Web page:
How to Heat Your House When the Power Goes Out
Heating systems need power. Even natural gas, propane and oil furnaces often use electricity for ignition, power dampers, fans or pumps. A power outage is always inconvenient. But in low temperatures it can be catastrophic. Frozen pipes can burst, causing thousands of dollars of damage. But there are ways to keep your home habitable and above freezing without power, even in the coldest weather.
Permanent Automatic Generator
This is the most efficient-and the most costly-option. You can easily spend $10,000 to $15,000, plus installation, but it gives you a seamless power transition. In the event of an outage, selected circuits such as the one for your furnace are on a subpanel and automatic transfer switch, which is powered by the generator.
Portable generators aren’t designed to take over any portion of your home’s circuitry via a subpanel and transfer switch. Their outlets are for plugging in appliances.
But there’s a safe method for powering just your furnace with a portable generator. Connect a heavy-duty double-pole, double-throw switch (such as Leviton No. 1286; $40 at home centers) to the furnace, along with a power inlet receptacle (such as Leviton No. 5278-CWP; $40 at home centers). If the utility power goes out, flip the double-pole switch to disconnect the permanent furnace circuit, and the run a cord from the portable generator to the inlet. The double-pole, double-throw switch prevents the portable generator from back-feeding the entire house or, worse, the utility’s system. To be extra safe, turn off the main circuit breaker at the main service, disconnecting the house, to eliminate any chance of back-feeding the utility.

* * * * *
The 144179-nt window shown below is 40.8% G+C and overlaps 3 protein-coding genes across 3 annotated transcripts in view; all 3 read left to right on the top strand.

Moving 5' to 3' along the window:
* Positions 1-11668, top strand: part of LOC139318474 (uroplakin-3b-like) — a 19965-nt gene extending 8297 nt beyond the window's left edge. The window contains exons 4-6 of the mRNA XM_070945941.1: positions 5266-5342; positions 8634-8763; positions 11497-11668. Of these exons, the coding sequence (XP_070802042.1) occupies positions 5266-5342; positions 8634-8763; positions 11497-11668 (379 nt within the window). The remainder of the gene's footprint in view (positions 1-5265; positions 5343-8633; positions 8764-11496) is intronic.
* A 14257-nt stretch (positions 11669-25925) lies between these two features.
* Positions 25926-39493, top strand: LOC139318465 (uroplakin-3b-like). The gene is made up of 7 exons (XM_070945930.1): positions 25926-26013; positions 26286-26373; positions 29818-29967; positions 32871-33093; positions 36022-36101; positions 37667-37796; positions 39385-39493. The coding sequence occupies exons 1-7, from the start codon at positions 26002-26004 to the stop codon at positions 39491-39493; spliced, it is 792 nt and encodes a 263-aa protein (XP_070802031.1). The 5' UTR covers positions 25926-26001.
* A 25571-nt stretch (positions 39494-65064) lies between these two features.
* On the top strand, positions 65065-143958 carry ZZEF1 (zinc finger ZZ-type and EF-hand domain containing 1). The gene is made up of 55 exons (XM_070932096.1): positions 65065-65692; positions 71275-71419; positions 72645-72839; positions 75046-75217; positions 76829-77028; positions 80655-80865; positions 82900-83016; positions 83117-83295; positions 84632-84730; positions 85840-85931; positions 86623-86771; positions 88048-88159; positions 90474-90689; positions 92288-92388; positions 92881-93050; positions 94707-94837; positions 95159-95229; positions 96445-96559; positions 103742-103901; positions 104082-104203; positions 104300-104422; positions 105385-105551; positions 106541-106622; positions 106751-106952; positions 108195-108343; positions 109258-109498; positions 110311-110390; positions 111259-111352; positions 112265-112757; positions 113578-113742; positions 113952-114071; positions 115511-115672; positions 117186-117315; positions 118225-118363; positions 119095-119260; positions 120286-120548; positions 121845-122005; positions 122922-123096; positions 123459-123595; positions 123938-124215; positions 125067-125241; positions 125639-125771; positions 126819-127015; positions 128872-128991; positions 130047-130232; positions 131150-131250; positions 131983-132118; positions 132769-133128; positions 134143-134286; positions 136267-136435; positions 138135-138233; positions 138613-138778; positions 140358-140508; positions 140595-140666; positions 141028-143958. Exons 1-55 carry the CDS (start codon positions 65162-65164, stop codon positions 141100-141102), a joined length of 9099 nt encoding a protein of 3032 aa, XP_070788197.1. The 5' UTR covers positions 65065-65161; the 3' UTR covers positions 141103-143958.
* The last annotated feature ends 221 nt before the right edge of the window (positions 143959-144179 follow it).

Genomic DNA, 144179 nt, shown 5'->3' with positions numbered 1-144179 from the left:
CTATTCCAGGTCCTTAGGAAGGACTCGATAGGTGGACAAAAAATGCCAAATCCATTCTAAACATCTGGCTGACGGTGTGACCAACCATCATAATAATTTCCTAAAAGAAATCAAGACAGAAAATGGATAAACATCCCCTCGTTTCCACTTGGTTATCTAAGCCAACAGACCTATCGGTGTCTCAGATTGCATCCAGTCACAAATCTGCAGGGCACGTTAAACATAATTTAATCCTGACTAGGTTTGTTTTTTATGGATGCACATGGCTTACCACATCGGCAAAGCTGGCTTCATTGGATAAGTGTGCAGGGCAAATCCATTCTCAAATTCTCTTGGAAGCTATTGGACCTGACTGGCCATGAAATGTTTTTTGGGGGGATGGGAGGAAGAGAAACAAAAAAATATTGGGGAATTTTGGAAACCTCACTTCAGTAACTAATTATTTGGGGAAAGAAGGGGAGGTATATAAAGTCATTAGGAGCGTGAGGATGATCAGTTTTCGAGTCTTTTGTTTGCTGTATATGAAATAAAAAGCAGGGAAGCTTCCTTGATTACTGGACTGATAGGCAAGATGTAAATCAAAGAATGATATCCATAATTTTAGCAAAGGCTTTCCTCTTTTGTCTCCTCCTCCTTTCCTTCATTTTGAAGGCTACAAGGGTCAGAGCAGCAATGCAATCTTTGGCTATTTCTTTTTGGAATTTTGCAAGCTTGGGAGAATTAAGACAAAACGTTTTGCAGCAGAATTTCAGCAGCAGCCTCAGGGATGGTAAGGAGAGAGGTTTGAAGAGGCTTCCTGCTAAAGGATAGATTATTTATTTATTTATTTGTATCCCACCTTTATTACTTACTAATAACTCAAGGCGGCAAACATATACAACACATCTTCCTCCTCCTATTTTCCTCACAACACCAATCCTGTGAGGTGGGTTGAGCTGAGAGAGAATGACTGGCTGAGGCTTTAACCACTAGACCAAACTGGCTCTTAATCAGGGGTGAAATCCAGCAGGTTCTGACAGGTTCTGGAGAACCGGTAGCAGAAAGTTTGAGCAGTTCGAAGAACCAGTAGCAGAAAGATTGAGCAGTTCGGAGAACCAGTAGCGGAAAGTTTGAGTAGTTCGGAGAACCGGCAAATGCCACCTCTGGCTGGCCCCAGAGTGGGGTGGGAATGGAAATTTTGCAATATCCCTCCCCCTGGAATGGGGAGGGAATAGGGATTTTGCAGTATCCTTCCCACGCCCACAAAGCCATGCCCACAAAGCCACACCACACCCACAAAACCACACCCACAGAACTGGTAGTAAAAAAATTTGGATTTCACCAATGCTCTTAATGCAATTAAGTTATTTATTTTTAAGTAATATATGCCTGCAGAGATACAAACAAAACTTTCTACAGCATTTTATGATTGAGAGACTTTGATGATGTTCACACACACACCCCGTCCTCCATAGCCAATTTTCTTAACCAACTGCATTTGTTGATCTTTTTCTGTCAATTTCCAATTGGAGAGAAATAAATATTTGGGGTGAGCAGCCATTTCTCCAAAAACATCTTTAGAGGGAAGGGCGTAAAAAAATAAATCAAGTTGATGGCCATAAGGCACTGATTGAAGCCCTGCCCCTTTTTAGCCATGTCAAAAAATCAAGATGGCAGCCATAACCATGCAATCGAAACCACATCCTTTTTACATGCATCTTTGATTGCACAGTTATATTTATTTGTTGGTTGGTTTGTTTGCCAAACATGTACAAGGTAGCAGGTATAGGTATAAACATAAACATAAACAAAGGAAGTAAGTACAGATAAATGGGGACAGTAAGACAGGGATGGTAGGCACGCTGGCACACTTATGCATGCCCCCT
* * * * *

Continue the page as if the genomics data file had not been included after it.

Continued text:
If the generator methods aren’t an option for you, there are other, less costly measures you can take. If your home is well insulated, it’s typically a matter of days, not hours, before pipes will freeze, even in subzero temps. Learn ways to prevent frozen pipes here.
Move to One Room
It’s far easier to keep one room in the house comfortable than to heat the whole house. If you have a basement, that’s a good choice, because it’s usually easier to maintain a constant temperature underground. It’s time to finally finish your basement. We’ll help you out.
Use Your Fireplace
Fireplaces are notoriously inefficient heat sources, as lots of heat goes up the chimney. But in an emergency, you can keep warm by a fire if you have enough wood to burn. A gas fireplace works too, and is more efficient than a wood-burning fireplace.
Little drafts around doors and windows go unnoticed when the furnace it operating. But when the power’s out, these drafts really bring on the chill. Block drafts with towels. Note: Don’t block drafts if you’re running a fuel-powered heater. These small air intrusions help the heaters burn efficiently and provide ventilation.
Preheat Your Home
If you have advance warning, set the thermostat higher than usual and heat typically unused spaces to boost thermal mass. Plus: Learn everything you need to know about installing a programmable thermostat yourself here.
Keep Doors Closed
Opening a door to the cold lets out a lot of heat. Limit trips in and out of the house, opening doors only when necessary.
Indoor-Safe Propane or Kerosene Heater
Propane or kerosene heaters are safe for indoor use only if they’re labeled “indoor-safe” and you follow the manufacturer’s instructions. They come in different sizes to suit the area to be heated. These portable heaters are available at home centers and online, ranging in price from $80 to $500. Manufacturers recommend opening a window an inch or so when using these heaters, particularly in a super-insulated home. If you’re using a fuel-powered heater in a very small room, open a door to an adjoining room.
Caution: Propane and kerosene heaters produce carbon monoxide just as gas stoves, ovens and fireplaces do. When running and fuel-powered heat appliance during a power outage, it’s imperative to have operating battery-powered carbon monoxide and smoke detectors. Read and adhere to all of the heater manufacturer’s warnings.
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